Part of the Parsha of this week is Vayayshev is an interruption of the Joseph narrative. That section tells the story of Judah and Tamar. Judah, the most formidable of Jacob’s sons, is convinced that Tamar has betrayed him and his third son, to whom she is betrothed. When he sees that she is pregnant, he does not realize that the child she is carrying is actually his. So he accuses her of immorality and sits as a judge in the trial. As she is brought in to face the court, she sends him the security he had left with her when he himself had consorted with her. When he sees the damning evidence, he immediately sees that she is the one in the right. He declares, She is more righteous than I.
This is the same Judah who was willing to sell his brother Joseph into slavery. The same Judah who will later be willing to give himself up into slavery to save his youngest brother Benjamin. This brief interlude suggests to us that Judah is changing, that he is beginning to show compassion for others and to take responsibility for his actions.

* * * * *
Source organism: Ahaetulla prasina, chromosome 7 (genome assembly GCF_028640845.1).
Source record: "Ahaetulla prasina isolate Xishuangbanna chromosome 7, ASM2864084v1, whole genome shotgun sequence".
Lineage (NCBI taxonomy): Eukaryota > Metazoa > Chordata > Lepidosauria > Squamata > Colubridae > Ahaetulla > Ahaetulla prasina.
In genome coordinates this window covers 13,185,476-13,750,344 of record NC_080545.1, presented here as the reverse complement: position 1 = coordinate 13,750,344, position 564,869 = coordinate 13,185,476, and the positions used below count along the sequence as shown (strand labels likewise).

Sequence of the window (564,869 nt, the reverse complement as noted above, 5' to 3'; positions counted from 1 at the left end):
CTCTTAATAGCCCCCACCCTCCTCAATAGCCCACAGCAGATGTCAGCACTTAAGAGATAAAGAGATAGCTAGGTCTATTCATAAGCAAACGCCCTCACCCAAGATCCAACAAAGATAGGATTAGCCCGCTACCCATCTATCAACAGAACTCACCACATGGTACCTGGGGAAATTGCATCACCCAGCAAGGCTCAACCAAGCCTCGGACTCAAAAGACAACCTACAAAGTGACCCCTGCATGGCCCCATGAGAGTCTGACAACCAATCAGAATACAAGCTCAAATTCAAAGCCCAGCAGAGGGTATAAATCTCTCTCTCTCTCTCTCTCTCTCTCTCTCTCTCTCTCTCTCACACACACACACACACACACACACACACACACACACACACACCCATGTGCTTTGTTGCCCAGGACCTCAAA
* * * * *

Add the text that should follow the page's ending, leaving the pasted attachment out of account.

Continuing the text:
But the real hero of this story is Tamar. Though she is virtually silent throughout the narrative, we know that she was willing to go to her death rather than to publicly humiliate her father-in-law. I would like to think that she accepted his apology and that she held no grudge against Judah for the accusation that he made. She chooses NOT to shame him, even when she could have. Our sages draw from this the life lesson, that it is better to go into a fiery furnace than to shame a person publicly.
Here’s a simple, concrete analogy: Think about how we cover the challah on Shabbas. Some say that we do so in order that the challah not be shamed while we pass over it to bless the wine. We show our respect for the bread that sustains us. But that respect should not stop at the Shabbas table. I bet that we all know people who are zealous about covering the challah but have no compunction when it comes to shaming or embarrassing other people. This is what happens if we remember the halakha—the rule—but forget the moral principle behind it. If we show that kind of consideration for an inanimate object—BREAD—how much more obligated must we be to other people. Never put anyone to shame. Seek NOT to embarrass another person. This is what Tamar taught Judah and what we should all strive to practice in our daily lives.
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